Tackling climate change is at the heart of the movement to protect human rights. Fundamental human rights such as the right to life, work, education, housing cannot be guaranteed without first securing a stable climate.
What causes wars? Disputes over land and resources are often prime drivers for conflict. Over the next few decades drinking water, arable land, habital land that does not suffer severe flooding is becoming more and more scarce. Already, desertification, scientifically linked to climate change by the UN IPCC, has proved a clear cause for the conflict in Dafur resulting in over 200,000 deaths and millions of refugees to date. A government cannot start to guarantee the basic human rights of its people in those circumstances. Furthermore, the worst effects of climate change are being felt in the poorest parts of the world with the highest risks of instability. In order to prevent future conflicts urgent action to tackle climate change is needed now.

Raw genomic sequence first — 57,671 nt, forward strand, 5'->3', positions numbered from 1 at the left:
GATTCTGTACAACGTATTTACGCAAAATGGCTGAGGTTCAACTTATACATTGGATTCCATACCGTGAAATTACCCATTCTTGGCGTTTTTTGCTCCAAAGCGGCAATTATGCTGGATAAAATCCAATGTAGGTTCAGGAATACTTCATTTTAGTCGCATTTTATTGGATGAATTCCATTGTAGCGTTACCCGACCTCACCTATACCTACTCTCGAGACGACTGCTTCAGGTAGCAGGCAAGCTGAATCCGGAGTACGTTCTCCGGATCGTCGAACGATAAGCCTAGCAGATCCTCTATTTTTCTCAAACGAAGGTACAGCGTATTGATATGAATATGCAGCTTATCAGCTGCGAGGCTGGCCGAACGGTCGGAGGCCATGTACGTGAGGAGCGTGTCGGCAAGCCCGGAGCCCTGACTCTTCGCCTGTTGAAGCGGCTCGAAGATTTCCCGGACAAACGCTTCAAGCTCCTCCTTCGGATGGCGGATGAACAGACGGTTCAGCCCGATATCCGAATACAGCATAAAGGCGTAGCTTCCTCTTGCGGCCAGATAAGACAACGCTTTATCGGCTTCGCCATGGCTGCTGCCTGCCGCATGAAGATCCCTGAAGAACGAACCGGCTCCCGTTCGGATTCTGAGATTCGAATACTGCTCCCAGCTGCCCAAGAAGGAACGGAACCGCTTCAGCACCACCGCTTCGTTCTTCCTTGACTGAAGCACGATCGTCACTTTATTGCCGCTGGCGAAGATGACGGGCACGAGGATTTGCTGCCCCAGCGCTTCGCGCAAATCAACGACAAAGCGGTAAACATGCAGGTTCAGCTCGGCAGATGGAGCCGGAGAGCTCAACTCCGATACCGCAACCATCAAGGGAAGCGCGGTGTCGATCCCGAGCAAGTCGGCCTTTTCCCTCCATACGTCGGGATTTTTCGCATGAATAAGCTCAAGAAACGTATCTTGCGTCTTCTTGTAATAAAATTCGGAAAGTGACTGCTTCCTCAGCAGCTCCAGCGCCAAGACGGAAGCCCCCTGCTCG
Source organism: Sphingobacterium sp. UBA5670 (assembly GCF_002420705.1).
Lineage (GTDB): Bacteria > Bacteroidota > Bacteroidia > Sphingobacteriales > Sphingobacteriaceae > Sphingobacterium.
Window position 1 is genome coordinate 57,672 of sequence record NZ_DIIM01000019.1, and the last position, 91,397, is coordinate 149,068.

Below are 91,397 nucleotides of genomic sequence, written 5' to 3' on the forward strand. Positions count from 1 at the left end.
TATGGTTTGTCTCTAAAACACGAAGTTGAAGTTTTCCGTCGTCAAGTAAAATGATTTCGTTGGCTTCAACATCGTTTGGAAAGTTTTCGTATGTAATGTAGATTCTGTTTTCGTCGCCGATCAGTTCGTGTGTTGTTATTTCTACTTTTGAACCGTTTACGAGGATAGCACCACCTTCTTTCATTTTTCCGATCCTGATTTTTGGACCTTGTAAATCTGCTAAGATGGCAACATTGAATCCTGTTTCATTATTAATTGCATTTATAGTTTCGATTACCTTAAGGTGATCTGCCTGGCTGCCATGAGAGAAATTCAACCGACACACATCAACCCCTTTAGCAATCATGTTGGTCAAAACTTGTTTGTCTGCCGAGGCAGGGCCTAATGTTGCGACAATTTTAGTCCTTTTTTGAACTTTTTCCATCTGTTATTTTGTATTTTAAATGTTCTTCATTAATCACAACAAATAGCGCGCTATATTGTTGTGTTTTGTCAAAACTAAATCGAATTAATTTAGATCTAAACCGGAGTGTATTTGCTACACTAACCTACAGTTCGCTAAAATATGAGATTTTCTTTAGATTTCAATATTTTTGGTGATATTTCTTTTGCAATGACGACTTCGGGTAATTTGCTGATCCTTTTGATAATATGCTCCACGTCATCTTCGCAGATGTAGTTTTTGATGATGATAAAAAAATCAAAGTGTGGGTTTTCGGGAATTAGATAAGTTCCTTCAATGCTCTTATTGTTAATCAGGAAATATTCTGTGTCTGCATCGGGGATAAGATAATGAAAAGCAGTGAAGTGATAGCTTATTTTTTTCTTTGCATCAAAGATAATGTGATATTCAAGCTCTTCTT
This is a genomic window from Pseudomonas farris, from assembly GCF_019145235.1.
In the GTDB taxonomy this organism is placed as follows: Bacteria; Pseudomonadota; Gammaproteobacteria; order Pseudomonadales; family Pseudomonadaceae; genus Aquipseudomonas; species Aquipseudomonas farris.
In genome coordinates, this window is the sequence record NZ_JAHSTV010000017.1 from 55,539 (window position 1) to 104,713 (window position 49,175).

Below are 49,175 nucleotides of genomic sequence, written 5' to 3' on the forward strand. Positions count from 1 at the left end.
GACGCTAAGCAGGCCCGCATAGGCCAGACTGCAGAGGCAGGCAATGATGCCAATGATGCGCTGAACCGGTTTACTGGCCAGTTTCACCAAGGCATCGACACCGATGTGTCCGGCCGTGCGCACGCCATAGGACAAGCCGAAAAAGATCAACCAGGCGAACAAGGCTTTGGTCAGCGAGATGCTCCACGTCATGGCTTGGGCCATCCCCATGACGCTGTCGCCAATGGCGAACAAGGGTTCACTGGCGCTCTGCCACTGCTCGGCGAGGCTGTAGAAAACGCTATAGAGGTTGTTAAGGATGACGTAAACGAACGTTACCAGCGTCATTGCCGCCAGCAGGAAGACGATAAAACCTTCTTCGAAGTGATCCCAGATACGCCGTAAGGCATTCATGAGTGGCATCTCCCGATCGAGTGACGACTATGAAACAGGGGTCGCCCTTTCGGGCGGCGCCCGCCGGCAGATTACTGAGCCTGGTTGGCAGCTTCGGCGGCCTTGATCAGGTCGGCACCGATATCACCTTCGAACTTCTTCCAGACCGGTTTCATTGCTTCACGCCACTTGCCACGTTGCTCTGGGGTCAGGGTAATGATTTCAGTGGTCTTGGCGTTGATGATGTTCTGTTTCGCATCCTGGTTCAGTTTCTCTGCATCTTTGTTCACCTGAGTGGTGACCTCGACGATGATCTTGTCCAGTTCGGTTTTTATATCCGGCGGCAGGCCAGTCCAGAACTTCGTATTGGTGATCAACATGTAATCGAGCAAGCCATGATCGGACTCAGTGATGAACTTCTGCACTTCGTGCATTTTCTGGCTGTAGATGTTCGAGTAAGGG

The world will not achieve the Millenium Development Goals by 2015, 2025, 2050 or 2100 if we can't stabilise carbon emissions. What could be a more obvious human rights issue than reducing child mortality, raising children out of poverty or increasing access to education (to name but 3 of the MDGs)? Climate change is inextricably linked to improving the human rights of the world's population - especially those most vulnerable peoples.
Those that argue that simply improving the economies of developing countries to solve the world's problems are ignoring both the lessons of history that humans act for the wider benefit of mankind, and the realities of the world today. For the first time in the history of our species, governments, business and individuals all need to work for the global good rather than the good of our own small, arbitarily defined group.